Lisa Navraq Ellanna spoke up for the book list, suggesting that reading books with hard topics in a guided environment is the best way to allow kids to go through the reading process. “This area of the world is pretty impoverished,” said Ellanna. “We deal with a lot of really high disproportionate rates of everything in this area of the world, and books address those things and allow these children to identify with people in the books.”
“Life is very graphic. Life in this region is graphic, life outside of this region is graphic,” said Jenny Williams during the public comment period. “My job is working with kids who are abused – who are seriously abused – sexually abused, physically abused. This kind of information presented in these books gives them an opportunity to experience that through someone else’s eyes. It gives them an opportunity to learn that they’re not alone, that this happens to other children – it helps encourage them to come forward.”
Keith Morrison spoke up as a parent, standing in support of the original book list. “I think that there is great value in having material that is written and delivered from the perspective of individuals who are oppressed,” said Morrison. “I think there’s great value in kids learning from each other, maybe often times even greater value than learning from their teachers and their parents. I think that it’s part of how we develop a healthier, communicative community in general.”
Before the February 21 board meeting, the preliminary book list was presented to parents at a PTA meeting, to the board at a work session, and discussed in a public meeting for parents and community members. After reviewing the materials, comments and letters from parents, Superintendent Shawn Arnold removed the following books from the reading list: Toni Morrison’s The Bluest Eye, Alice Walker’s The Color Purple, J.D. Salinger’s The Catcher in the Rye, and Khaled Hosseini’s The Kite Runner.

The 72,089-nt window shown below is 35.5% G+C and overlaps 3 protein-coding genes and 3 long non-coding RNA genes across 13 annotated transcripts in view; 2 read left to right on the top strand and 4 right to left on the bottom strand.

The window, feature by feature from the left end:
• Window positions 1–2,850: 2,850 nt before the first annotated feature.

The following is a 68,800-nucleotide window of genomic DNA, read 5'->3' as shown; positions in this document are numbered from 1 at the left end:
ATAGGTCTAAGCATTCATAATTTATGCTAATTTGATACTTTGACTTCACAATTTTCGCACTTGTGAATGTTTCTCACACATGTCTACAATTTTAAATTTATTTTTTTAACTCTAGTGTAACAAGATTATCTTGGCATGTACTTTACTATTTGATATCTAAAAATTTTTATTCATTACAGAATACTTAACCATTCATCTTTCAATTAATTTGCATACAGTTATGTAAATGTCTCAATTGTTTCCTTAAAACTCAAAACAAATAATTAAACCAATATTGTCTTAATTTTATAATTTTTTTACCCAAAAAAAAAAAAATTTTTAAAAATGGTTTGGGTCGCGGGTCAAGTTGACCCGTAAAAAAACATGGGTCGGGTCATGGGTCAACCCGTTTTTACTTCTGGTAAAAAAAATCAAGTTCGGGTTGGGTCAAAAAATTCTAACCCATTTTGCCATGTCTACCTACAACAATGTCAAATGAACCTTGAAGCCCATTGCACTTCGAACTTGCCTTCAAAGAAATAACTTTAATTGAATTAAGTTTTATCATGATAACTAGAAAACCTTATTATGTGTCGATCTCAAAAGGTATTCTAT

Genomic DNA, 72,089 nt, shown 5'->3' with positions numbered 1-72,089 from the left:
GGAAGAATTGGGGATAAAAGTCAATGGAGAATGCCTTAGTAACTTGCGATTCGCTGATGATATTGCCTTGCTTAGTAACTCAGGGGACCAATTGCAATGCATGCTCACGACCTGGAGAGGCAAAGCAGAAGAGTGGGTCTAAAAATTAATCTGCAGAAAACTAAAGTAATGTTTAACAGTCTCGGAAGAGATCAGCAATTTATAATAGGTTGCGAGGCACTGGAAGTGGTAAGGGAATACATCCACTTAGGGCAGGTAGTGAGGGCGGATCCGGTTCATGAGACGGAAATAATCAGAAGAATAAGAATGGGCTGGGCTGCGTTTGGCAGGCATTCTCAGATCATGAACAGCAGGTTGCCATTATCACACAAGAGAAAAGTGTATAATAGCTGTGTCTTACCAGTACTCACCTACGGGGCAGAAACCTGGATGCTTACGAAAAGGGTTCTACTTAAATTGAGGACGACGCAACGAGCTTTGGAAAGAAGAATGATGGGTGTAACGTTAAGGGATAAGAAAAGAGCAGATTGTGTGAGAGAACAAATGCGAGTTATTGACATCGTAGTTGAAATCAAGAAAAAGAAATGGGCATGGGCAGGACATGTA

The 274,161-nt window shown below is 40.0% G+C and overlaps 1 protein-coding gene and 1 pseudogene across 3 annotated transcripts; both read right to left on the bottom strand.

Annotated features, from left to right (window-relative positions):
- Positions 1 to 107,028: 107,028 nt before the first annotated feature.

The amended reading list was presented to the board last Tuesday, with the removed titles stricken in red. Parents had not been officially informed until the February 21 meeting – after the first public comments – that these titles were being removed.
When asked by board member Jennifer Reader what his reasoning was for removing these titles, Arnold said that he based his decision to suggest removal of those specific books by weighing the pros and cons of what they would present instructionally to students.
Nancy Mendenhall made a motion to approve the suggested reading list, without first realizing that the proposed list had four titles removed. Mendenhall then amended her motion, asking for the removed titles to be restored onto the reading list, but shifted into the supplementary text list on the 12th grade level.
“This may be the last time they have a chance to read some very serious, well-written literature on very heavy subjects, and I think we’d be doing them a disservice if they never get that chance,” said Mendenhall. She also added to her motion that the board should review the list annually, as an amendment.
Board member Brandy Arrington shared her comments as well. “We definitely live in a world nowadays where things like this – it’s hard to ignore... If my children were to read these books in school, I would be okay with it.”
“I’d much rather have these discussions with my children and have them learn about this in the education system then having a rude awakening when they’re an adult later in life,” said Arrington.
“We don’t all agree, but we’re here together as a community,” added board member Keith Conger before the final roll call vote was tallied to approve the list. “Look around – you’ve got a pretty good slice of the town here.”
After more discussion and comments by the board, the motion approved, as amended.